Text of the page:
The theatre's first major success was a 1729 production of a play by Samuel Johnson of Cheshire [Not the noted Dr Johnson but a namesake (1691-1773). [http://www.gutenberg.org/files/20535/20535-0.txt Gutenberg text] accessed: 31 March 2007] "Hurlothrumbo, or The Supernatural", which ran for 30 nights – not as long as John Gay's "The Beggar's Opera" (62 performances), but still a long run for the time. In 1730 it was taken over by an English company, and its name changed to the 'Little Theatre in the Haymarket'. Among the actors who appeared there before 1737 when the theatre was closed under the Licensing Act 1737 were Aaron Hill, Theophilus Cibber, and Henry Fielding. In the eight to ten years before the Act was passed, the Haymarket was an alternative to John Rich's Theatre Royal, Covent Garden and the opera-dominated Drury Lane Theatre. Fielding himself was responsible for the instigation of the Act, having produced a play called "The Historical Register" that parodied prime minister Robert Walpole, as the caricature, Quidam.

itself is very brief on the page, as it relied extensively on absurd theatrics, dances, and other non-textual entertainments. "The Musical Entertainer" from 1739 contains engravings showing how the staging was performed [Gillespie, Norman. "Henry Carey", in "The New Grove Dictionary of Music and Musicians." vol. 15, p. 128.]

Carey continued with "Pasquin" and others. Additionally, refugees from Drury Lane's and Covent Garden's internal struggles would show up at the Haymarket, and thus Charlotte Charke would act there in a parody of her father, Colley Cibber, one of the owners and managers of Drury Lane. The Theatrical Licensing Act, however, put an end to the anti-ministry satires, and it all but entirely shut down the theatre. From 1741 to 1747, Charles Macklin, Cibber, Samuel Foote, and others sometimes produced plays there either by use of a temporary licence or by subterfuge; one advertisement runs, "At Cibber's Academy in the Haymarket, will be a Concert, after which, will be exhibited (gratis) a Rehearsal, in the form of a Play, called Romeo and Juliet"."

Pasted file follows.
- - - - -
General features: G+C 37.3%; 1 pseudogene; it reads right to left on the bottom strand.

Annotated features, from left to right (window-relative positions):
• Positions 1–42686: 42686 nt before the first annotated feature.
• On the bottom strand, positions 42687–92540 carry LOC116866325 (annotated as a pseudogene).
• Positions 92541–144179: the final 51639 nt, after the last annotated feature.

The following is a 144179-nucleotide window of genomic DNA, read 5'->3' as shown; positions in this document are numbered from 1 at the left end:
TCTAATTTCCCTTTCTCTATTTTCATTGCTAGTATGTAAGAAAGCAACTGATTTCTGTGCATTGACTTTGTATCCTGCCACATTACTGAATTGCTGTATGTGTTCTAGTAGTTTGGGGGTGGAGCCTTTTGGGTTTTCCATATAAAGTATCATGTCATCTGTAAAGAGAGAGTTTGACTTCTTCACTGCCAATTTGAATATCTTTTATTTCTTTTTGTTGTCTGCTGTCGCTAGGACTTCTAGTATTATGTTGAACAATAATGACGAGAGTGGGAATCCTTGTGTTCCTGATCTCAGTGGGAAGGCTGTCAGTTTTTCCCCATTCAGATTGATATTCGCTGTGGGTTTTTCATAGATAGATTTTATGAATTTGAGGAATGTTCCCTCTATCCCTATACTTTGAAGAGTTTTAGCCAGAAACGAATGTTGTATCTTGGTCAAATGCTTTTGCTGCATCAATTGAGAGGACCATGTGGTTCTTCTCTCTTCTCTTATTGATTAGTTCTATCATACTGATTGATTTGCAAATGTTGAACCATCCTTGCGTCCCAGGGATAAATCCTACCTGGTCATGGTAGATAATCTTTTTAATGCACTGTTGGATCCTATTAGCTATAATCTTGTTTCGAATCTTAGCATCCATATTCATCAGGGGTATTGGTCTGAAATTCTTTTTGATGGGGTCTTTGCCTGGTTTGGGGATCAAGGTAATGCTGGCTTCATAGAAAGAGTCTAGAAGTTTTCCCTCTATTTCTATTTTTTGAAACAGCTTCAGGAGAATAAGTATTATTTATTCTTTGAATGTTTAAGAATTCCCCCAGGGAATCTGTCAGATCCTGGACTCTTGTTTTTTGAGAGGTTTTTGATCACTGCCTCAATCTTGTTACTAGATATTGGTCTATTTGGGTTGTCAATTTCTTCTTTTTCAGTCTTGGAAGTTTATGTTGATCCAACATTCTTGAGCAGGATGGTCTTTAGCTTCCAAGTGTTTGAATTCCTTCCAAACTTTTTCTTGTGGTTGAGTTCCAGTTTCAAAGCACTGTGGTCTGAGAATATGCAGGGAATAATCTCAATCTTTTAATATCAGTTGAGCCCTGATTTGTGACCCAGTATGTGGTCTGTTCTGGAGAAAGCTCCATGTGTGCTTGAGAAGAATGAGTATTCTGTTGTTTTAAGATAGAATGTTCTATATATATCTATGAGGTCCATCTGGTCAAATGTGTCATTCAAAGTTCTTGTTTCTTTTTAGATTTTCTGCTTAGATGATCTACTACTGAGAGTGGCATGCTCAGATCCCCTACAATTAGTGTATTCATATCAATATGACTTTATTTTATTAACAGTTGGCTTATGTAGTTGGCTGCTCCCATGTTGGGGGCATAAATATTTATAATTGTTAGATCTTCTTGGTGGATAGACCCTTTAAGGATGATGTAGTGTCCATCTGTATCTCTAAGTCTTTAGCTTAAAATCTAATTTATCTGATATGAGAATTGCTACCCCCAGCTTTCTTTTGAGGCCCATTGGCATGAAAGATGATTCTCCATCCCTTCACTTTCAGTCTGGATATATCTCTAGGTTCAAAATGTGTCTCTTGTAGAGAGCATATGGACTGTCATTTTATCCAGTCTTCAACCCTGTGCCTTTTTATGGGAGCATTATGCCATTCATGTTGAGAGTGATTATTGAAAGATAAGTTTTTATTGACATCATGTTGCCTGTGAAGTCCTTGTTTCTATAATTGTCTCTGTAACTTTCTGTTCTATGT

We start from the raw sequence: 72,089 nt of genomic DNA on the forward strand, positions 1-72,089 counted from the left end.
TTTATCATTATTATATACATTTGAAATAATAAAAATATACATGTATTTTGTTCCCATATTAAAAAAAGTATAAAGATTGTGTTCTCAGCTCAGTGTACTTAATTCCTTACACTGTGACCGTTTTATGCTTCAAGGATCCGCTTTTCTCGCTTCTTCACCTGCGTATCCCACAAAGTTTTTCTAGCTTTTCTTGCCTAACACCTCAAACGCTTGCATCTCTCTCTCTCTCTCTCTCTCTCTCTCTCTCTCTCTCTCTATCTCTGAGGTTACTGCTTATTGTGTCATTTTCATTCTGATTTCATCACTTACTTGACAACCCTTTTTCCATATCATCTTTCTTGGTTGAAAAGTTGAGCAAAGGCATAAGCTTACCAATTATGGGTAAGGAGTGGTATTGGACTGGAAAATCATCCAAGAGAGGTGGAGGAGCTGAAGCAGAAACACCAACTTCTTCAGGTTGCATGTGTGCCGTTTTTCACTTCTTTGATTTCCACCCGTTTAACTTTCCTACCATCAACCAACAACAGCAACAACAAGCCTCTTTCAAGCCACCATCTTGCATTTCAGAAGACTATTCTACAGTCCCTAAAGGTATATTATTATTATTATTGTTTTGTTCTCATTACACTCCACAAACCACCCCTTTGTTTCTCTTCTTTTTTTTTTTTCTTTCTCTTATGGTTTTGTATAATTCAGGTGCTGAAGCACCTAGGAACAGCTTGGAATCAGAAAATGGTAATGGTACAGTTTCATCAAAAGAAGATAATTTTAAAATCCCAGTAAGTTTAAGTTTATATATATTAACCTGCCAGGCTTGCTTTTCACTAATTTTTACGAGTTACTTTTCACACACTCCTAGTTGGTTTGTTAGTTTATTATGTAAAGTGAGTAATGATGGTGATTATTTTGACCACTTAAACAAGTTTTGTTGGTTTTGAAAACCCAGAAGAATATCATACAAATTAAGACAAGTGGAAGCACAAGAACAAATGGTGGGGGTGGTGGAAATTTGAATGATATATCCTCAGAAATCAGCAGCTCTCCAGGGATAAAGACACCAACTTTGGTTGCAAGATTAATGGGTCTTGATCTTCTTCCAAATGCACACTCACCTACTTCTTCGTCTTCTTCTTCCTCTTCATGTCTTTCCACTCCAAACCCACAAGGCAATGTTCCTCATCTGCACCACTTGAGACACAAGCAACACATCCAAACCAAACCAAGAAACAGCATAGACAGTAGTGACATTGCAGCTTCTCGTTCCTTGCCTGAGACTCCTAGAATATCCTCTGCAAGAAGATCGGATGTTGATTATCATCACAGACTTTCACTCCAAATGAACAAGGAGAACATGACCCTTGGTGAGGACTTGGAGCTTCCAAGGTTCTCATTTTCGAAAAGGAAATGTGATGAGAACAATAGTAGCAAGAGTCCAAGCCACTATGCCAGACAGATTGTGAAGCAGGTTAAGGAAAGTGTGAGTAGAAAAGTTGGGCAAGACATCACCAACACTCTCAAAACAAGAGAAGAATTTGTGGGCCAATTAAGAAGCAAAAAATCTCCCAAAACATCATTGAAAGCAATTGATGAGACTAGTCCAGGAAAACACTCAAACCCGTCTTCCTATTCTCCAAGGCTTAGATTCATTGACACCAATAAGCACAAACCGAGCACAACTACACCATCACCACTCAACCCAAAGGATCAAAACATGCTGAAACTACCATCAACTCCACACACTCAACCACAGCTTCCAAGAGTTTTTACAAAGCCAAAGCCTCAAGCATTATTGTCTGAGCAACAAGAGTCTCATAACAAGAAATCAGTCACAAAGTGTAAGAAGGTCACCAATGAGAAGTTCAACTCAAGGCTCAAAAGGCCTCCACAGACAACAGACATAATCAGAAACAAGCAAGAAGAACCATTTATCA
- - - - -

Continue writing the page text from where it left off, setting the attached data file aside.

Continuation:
London's third patent theatre


During the season of 1793-94 when Drury Lane Theatre was being rebuilt, the Haymarket was opened under the Drury Lane Patent. The season was notable for a 'Dreadful Accident' which occurred on 3 February 1794, 'when Twenty Persons unfortunately lost their lives, and a great Number were dreadfully bruised owing to a great Crowd pressing to see his Majesty, who was that Evening present at the Performance.' Colman died in 1794, and the theatre descended to his son. George Colman Jr., though successful both as playwright and manager, dissipated his gains by his extravagance. For a time he lived in a room at the back of the theatre and he was finally forced to sell shares in the latter to his brother-in-law, David Morris. Monetary difficulties increased and for a while Colman managed the theatre from the King's Bench Prison, where he was confined for debt.